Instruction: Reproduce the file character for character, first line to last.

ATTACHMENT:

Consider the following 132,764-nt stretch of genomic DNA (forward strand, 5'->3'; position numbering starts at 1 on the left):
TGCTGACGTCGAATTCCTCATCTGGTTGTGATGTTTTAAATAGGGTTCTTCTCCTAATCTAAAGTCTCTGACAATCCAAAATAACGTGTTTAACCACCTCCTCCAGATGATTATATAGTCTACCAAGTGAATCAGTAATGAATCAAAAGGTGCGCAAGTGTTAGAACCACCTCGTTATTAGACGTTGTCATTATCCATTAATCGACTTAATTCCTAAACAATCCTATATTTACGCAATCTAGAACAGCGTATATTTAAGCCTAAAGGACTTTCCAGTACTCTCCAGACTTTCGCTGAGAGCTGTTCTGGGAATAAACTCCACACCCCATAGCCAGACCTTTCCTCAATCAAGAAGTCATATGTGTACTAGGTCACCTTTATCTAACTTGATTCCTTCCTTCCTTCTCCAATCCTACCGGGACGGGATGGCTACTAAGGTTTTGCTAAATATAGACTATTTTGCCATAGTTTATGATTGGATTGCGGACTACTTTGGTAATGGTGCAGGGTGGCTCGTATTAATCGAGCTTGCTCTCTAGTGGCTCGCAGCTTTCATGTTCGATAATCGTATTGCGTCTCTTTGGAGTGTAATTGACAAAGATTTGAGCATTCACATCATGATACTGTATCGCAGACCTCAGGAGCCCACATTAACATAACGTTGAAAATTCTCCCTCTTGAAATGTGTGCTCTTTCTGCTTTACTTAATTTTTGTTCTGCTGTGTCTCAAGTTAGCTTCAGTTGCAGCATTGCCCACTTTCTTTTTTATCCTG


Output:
Consider the following 132,764-nt stretch of genomic DNA (forward strand, 5'->3'; position numbering starts at 1 on the left):
TGCTGACGTCGAATTCCTCATCTGGTTGTGATGTTTTAAATAGGGTTCTTCTCCTAATCTAAAGTCTCTGACAATCCAAAATAACGTGTTTAACCACCTCCTCCAGATGATTATATAGTCTACCAAGTGAATCAGTAATGAATCAAAAGGTGCGCAAGTGTTAGAACCACCTCGTTATTAGACGTTGTCATTATCCATTAATCGACTTAATTCCTAAACAATCCTATATTTACGCAATCTAGAACAGCGTATATTTAAGCCTAAAGGACTTTCCAGTACTCTCCAGACTTTCGCTGAGAGCTGTTCTGGGAATAAACTCCACACCCCATAGCCAGACCTTTCCTCAATCAAGAAGTCATATGTGTACTAGGTCACCTTTATCTAACTTGATTCCTTCCTTCCTTCTCCAATCCTACCGGGACGGGATGGCTACTAAGGTTTTGCTAAATATAGACTATTTTGCCATAGTTTATGATTGGATTGCGGACTACTTTGGTAATGGTGCAGGGTGGCTCGTATTAATCGAGCTTGCTCTCTAGTGGCTCGCAGCTTTCATGTTCGATAATCGTATTGCGTCTCTTTGGAGTGTAATTGACAAAGATTTGAGCATTCACATCATGATACTGTATCGCAGACCTCAGGAGCCCACATTAACATAACGTTGAAAATTCTCCCTCTTGAAATGTGTGCTCTTTCTGCTTTACTTAATTTTTGTTCTGCTGTGTCTCAAGTTAGCTTCAGTTGCAGCATTGCCCACTTTCTTTTTTATCCTG